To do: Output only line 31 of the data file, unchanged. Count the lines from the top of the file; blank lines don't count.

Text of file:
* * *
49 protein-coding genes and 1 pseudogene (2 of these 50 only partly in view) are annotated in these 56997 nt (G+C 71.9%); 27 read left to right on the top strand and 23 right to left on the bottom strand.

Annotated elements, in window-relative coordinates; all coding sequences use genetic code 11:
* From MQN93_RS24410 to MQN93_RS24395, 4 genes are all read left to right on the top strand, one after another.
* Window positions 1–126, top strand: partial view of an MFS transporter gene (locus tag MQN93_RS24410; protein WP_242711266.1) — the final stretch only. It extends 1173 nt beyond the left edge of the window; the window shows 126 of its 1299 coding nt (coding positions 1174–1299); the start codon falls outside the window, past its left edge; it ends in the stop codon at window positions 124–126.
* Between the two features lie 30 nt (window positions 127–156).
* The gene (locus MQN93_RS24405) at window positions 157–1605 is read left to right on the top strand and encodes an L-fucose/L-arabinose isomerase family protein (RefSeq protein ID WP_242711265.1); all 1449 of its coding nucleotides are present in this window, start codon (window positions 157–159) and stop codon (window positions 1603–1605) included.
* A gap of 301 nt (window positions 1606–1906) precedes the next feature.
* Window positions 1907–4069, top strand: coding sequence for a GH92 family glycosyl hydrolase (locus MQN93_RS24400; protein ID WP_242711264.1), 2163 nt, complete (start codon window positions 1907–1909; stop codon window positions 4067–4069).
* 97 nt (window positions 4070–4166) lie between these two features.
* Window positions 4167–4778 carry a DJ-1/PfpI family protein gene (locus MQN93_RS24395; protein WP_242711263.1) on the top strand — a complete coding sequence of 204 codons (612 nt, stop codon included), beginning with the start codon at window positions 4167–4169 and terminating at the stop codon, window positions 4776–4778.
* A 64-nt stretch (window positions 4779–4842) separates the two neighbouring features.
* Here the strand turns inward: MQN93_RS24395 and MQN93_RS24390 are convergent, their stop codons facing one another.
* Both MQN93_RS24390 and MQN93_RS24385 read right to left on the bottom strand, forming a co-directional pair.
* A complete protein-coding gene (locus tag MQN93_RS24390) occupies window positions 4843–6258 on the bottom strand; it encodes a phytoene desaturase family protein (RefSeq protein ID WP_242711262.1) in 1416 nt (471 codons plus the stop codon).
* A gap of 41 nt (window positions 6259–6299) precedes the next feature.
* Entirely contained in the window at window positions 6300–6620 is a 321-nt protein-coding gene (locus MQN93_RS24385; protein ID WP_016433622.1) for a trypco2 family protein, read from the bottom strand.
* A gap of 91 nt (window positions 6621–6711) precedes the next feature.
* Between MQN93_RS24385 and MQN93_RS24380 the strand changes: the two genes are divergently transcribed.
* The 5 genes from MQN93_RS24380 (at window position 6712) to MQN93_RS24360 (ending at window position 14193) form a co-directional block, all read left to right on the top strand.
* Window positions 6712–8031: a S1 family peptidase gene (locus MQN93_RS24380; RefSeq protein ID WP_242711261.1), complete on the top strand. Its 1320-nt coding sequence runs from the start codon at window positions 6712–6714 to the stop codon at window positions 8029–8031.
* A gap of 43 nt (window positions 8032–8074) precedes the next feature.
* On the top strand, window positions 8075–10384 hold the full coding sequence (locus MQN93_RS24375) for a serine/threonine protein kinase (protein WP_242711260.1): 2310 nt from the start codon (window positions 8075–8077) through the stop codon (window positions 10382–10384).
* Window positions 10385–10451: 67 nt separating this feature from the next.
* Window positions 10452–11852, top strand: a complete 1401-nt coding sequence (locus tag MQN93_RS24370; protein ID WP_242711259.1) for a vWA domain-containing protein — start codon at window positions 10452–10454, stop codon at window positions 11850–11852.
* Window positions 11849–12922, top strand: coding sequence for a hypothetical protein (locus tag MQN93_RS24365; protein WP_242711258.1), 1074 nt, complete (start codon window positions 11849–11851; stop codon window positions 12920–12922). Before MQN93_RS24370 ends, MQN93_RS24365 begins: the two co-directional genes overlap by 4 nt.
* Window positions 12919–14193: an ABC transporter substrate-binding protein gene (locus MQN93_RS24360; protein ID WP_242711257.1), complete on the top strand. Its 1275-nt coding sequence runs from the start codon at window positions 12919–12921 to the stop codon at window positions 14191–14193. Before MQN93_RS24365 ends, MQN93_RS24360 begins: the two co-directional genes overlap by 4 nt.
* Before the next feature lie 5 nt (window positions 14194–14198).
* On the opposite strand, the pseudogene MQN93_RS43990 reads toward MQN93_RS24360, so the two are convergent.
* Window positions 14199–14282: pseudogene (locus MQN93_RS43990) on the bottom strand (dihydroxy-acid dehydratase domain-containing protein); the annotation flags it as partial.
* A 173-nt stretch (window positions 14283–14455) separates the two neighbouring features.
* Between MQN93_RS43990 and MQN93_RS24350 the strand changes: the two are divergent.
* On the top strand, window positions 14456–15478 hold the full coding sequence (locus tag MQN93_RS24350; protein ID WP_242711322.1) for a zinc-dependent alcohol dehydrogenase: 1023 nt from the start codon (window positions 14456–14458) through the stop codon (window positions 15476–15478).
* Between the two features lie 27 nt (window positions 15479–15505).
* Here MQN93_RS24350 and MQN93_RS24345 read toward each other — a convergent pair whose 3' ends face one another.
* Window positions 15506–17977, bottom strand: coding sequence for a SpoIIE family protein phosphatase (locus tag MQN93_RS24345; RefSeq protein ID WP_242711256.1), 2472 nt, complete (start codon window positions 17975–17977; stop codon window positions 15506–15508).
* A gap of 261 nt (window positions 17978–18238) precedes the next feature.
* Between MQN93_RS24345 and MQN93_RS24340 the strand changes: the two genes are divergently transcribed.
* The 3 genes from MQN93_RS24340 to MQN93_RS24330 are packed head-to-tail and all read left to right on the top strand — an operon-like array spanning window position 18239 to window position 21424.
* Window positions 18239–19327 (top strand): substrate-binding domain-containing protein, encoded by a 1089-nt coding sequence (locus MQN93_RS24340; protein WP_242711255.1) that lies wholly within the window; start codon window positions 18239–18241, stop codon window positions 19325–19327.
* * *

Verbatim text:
* Between MQN93_RS43990 and MQN93_RS24350 the strand changes: the two are divergent.